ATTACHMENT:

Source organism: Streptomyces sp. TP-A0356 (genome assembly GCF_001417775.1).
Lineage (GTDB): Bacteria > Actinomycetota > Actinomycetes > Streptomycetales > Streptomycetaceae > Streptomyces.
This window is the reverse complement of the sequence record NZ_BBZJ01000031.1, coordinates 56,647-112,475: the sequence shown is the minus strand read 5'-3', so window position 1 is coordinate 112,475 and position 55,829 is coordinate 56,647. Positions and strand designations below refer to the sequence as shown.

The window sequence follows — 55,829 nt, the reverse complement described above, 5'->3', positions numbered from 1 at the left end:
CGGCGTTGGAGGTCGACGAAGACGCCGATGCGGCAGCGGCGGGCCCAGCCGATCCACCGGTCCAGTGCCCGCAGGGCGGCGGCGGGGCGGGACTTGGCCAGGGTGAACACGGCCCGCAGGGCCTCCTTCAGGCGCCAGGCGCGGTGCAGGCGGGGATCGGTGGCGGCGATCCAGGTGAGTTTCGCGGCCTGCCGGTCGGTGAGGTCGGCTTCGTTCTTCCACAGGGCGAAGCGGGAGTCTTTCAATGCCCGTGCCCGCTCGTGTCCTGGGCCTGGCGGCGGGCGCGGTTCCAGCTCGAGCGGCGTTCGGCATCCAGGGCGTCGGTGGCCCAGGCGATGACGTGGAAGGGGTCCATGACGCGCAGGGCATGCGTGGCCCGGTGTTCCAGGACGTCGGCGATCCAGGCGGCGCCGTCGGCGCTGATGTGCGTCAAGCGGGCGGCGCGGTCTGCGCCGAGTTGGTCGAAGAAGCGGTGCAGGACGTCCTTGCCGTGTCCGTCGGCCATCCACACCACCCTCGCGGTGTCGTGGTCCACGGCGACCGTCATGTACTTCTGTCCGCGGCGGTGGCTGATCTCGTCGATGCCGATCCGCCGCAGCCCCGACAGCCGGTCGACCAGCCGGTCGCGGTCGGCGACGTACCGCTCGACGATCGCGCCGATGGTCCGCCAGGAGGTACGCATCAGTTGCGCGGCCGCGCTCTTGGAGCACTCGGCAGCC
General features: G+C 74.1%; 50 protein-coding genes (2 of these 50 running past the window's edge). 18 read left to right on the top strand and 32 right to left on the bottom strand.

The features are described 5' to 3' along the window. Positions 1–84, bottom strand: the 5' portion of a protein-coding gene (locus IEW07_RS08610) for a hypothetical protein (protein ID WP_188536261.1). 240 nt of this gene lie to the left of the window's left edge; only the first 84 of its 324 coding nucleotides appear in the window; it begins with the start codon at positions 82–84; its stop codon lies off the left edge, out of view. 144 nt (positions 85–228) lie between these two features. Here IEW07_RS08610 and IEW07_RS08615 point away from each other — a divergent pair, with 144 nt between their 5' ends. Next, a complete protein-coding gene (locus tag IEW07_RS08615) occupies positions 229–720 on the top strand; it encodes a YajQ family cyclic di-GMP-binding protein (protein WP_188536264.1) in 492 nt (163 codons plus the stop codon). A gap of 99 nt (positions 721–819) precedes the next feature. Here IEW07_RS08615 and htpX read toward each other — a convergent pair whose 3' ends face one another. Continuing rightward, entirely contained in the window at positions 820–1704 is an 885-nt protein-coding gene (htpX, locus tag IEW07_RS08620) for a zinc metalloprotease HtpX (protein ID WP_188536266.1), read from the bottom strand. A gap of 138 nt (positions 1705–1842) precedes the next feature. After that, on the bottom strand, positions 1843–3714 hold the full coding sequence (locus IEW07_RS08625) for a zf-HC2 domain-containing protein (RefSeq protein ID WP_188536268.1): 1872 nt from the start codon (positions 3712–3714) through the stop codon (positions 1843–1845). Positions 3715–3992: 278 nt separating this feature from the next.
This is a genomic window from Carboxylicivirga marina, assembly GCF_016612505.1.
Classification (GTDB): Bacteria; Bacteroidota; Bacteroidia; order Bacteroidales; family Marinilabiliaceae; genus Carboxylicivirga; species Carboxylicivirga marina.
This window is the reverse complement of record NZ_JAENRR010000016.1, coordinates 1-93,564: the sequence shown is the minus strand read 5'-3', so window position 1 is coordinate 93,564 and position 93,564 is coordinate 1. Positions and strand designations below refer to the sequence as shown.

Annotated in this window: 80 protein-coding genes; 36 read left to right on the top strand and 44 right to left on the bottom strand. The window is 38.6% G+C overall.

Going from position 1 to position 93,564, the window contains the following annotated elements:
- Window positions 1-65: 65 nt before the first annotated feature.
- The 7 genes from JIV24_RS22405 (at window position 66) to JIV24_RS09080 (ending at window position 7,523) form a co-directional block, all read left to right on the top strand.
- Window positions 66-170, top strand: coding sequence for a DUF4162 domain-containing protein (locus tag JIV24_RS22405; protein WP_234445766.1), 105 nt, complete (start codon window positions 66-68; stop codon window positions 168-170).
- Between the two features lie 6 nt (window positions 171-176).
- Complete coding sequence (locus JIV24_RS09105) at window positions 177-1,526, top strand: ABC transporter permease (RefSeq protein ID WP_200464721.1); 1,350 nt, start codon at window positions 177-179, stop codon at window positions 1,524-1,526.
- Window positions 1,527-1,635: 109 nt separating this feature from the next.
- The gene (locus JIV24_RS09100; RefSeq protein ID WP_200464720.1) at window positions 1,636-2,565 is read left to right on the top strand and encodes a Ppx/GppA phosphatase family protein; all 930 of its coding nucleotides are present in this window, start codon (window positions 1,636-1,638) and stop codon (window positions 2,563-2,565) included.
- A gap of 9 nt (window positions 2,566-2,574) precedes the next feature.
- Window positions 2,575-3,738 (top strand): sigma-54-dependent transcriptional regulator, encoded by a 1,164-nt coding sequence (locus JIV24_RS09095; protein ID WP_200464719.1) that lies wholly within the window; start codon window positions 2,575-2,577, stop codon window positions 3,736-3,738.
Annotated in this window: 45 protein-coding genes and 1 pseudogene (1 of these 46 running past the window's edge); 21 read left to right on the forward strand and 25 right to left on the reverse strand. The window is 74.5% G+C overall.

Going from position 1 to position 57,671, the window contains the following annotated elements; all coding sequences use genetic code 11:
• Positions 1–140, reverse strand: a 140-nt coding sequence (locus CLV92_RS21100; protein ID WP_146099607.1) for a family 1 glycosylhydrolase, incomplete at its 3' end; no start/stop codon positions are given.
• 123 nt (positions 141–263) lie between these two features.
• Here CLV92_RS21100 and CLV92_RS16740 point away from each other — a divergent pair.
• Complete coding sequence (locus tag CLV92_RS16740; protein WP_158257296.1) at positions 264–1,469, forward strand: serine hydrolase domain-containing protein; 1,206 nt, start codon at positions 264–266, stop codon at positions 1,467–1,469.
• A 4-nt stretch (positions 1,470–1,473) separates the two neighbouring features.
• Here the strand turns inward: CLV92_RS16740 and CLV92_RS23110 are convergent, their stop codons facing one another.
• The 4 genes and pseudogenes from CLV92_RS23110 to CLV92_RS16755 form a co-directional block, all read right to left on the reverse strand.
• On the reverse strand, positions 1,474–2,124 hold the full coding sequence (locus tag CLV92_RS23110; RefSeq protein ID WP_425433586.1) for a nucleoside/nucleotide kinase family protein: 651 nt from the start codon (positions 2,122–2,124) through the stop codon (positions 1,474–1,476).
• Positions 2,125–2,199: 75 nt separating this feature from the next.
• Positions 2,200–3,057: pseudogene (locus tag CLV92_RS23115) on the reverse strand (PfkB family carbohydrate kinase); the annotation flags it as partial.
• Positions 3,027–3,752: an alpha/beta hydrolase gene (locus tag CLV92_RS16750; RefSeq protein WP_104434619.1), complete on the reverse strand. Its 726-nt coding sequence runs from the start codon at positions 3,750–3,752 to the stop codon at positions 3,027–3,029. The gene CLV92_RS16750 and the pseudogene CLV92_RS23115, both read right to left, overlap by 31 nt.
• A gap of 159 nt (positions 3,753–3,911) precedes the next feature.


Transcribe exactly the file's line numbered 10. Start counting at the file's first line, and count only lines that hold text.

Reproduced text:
This window is the reverse complement of record NZ_JAENRR010000016.1, coordinates 1-93,564: the sequence shown is the minus strand read 5'-3', so window position 1 is coordinate 93,564 and position 93,564 is coordinate 1. Positions and strand designations below refer to the sequence as shown.